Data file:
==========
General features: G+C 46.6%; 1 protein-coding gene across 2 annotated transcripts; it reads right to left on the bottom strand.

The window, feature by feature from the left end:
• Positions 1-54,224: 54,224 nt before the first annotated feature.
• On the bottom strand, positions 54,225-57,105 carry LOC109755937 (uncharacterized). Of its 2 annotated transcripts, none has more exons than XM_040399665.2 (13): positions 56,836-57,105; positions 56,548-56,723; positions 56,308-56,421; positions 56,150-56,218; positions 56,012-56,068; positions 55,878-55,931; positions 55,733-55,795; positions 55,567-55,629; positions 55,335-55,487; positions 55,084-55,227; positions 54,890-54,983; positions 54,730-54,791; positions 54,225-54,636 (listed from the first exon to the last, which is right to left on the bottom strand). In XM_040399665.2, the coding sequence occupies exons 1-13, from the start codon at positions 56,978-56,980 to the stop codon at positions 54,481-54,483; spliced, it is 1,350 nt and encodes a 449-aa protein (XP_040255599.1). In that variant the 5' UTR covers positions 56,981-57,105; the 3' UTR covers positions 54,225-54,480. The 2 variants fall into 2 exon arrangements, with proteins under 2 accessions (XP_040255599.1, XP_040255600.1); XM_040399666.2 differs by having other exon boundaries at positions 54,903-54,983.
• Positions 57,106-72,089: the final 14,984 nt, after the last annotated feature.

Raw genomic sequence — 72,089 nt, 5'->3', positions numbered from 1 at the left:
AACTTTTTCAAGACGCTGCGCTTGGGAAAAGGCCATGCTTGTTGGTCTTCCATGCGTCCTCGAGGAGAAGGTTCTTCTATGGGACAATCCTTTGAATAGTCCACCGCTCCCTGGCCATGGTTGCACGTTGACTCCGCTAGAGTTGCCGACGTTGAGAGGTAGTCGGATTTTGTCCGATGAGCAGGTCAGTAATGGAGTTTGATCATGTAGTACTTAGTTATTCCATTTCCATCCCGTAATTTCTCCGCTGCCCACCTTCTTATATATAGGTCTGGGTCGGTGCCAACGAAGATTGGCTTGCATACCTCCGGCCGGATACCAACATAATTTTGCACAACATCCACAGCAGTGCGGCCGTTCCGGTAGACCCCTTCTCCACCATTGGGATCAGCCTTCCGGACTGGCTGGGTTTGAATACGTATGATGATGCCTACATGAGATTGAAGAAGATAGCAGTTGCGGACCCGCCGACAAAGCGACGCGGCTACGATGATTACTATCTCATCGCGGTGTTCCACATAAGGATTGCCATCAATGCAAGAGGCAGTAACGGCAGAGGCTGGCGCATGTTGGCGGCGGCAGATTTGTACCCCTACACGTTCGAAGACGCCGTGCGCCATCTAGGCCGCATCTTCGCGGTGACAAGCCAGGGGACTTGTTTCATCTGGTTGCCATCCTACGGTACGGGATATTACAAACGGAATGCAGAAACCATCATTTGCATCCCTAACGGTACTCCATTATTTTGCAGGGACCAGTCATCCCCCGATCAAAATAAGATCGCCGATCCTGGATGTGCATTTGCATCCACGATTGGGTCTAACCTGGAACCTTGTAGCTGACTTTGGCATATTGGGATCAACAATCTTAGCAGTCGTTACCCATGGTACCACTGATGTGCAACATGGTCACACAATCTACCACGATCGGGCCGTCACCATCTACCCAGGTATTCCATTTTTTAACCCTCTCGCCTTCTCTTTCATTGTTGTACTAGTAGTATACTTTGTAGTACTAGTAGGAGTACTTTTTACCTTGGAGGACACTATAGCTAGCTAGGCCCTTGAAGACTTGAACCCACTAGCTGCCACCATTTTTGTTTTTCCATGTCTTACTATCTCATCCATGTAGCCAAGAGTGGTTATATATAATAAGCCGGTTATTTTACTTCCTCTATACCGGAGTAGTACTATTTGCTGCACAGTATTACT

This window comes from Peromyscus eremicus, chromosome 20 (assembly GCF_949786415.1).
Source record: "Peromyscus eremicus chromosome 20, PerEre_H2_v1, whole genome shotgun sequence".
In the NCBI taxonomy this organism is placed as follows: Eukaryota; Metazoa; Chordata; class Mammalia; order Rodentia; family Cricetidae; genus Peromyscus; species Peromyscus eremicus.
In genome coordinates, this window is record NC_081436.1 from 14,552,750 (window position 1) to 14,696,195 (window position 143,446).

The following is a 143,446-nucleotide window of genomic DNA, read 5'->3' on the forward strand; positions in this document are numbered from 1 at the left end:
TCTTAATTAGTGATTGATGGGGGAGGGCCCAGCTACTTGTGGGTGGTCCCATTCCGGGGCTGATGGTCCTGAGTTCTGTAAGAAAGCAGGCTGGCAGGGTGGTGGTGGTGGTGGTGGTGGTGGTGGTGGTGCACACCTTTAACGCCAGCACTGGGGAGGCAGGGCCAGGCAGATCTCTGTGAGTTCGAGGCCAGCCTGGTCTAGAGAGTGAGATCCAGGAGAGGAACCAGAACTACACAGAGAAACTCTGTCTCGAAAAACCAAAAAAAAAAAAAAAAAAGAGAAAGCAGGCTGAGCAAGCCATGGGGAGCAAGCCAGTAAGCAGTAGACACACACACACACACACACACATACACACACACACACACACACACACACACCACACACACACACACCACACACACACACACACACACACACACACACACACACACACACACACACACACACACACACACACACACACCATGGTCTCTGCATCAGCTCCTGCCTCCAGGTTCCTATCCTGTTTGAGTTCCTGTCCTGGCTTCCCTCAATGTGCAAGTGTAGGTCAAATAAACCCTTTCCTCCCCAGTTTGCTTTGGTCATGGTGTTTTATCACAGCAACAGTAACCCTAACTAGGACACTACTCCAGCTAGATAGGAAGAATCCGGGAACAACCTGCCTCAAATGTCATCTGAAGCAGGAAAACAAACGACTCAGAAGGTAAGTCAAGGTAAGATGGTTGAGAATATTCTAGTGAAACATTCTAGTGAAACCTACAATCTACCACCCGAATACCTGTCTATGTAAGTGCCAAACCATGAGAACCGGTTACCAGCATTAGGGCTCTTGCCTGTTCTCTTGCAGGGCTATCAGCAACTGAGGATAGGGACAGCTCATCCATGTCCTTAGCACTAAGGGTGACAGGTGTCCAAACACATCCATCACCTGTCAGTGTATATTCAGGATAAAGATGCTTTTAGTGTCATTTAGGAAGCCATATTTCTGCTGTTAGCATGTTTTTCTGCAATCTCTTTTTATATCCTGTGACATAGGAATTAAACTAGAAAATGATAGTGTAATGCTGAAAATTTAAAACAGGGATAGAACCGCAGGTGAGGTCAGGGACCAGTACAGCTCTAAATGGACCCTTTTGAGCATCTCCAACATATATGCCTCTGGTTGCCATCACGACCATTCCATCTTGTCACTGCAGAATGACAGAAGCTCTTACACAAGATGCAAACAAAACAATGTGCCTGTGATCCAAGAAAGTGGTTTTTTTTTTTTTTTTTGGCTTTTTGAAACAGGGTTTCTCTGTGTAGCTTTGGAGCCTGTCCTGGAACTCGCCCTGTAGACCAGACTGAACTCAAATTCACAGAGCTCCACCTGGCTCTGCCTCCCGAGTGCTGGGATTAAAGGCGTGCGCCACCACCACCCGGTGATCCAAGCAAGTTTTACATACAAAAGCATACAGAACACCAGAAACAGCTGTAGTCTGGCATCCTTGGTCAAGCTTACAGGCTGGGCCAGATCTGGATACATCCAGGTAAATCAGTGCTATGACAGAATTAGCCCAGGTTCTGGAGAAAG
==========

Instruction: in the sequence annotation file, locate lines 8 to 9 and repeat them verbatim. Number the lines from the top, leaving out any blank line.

This window comes from Peromyscus eremicus, chromosome 20 (assembly GCF_949786415.1).
Source record: "Peromyscus eremicus chromosome 20, PerEre_H2_v1, whole genome shotgun sequence".